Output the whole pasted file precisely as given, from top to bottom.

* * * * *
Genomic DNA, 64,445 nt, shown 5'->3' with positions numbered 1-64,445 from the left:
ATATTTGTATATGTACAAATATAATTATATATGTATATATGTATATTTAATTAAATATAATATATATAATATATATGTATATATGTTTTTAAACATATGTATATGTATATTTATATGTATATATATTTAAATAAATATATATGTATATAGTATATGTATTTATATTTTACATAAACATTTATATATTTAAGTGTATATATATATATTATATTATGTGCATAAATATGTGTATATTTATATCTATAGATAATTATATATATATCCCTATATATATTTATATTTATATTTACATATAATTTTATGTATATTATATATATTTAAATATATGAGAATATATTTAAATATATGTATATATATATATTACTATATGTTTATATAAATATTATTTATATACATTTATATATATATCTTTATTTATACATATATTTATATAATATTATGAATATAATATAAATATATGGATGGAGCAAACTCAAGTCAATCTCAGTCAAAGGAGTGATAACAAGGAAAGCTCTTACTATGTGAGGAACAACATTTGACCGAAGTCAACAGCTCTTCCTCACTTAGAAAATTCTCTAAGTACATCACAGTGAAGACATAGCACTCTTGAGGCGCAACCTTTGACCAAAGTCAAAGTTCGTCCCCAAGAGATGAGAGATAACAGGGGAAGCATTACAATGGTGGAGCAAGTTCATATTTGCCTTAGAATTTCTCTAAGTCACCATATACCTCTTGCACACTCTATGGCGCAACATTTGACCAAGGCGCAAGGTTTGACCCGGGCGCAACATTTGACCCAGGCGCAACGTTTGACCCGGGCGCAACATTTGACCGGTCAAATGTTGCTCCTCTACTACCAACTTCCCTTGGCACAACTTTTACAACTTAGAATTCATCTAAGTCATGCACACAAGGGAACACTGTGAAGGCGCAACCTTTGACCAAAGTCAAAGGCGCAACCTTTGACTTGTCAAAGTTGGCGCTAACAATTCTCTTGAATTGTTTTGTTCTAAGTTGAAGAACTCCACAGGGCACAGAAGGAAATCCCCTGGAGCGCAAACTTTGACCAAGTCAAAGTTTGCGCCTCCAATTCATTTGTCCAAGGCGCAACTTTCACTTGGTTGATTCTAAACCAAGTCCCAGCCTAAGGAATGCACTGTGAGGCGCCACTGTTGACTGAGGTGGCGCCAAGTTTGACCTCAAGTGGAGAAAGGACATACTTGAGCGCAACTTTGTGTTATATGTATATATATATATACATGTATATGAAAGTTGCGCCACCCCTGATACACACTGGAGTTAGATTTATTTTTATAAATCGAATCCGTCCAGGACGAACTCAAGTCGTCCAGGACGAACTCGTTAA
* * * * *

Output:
Genomic DNA, 64,445 nt, shown 5'->3' with positions numbered 1-64,445 from the left:
ATATTTGTATATGTACAAATATAATTATATATGTATATATGTATATTTAATTAAATATAATATATATAATATATATGTATATATGTTTTTAAACATATGTATATGTATATTTATATGTATATATATTTAAATAAATATATATGTATATAGTATATGTATTTATATTTTACATAAACATTTATATATTTAAGTGTATATATATATATTATATTATGTGCATAAATATGTGTATATTTATATCTATAGATAATTATATATATATCCCTATATATATTTATATTTATATTTACATATAATTTTATGTATATTATATATATTTAAATATATGAGAATATATTTAAATATATGTATATATATATATTACTATATGTTTATATAAATATTATTTATATACATTTATATATATATCTTTATTTATACATATATTTATATAATATTATGAATATAATATAAATATATGGATGGAGCAAACTCAAGTCAATCTCAGTCAAAGGAGTGATAACAAGGAAAGCTCTTACTATGTGAGGAACAACATTTGACCGAAGTCAACAGCTCTTCCTCACTTAGAAAATTCTCTAAGTACATCACAGTGAAGACATAGCACTCTTGAGGCGCAACCTTTGACCAAAGTCAAAGTTCGTCCCCAAGAGATGAGAGATAACAGGGGAAGCATTACAATGGTGGAGCAAGTTCATATTTGCCTTAGAATTTCTCTAAGTCACCATATACCTCTTGCACACTCTATGGCGCAACATTTGACCAAGGCGCAAGGTTTGACCCGGGCGCAACATTTGACCCAGGCGCAACGTTTGACCCGGGCGCAACATTTGACCGGTCAAATGTTGCTCCTCTACTACCAACTTCCCTTGGCACAACTTTTACAACTTAGAATTCATCTAAGTCATGCACACAAGGGAACACTGTGAAGGCGCAACCTTTGACCAAAGTCAAAGGCGCAACCTTTGACTTGTCAAAGTTGGCGCTAACAATTCTCTTGAATTGTTTTGTTCTAAGTTGAAGAACTCCACAGGGCACAGAAGGAAATCCCCTGGAGCGCAAACTTTGACCAAGTCAAAGTTTGCGCCTCCAATTCATTTGTCCAAGGCGCAACTTTCACTTGGTTGATTCTAAACCAAGTCCCAGCCTAAGGAATGCACTGTGAGGCGCCACTGTTGACTGAGGTGGCGCCAAGTTTGACCTCAAGTGGAGAAAGGACATACTTGAGCGCAACTTTGTGTTATATGTATATATATATATACATGTATATGAAAGTTGCGCCACCCCTGATACACACTGGAGTTAGATTTATTTTTATAAATCGAATCCGTCCAGGACGAACTCAAGTCGTCCAGGACGAACTCGTTAA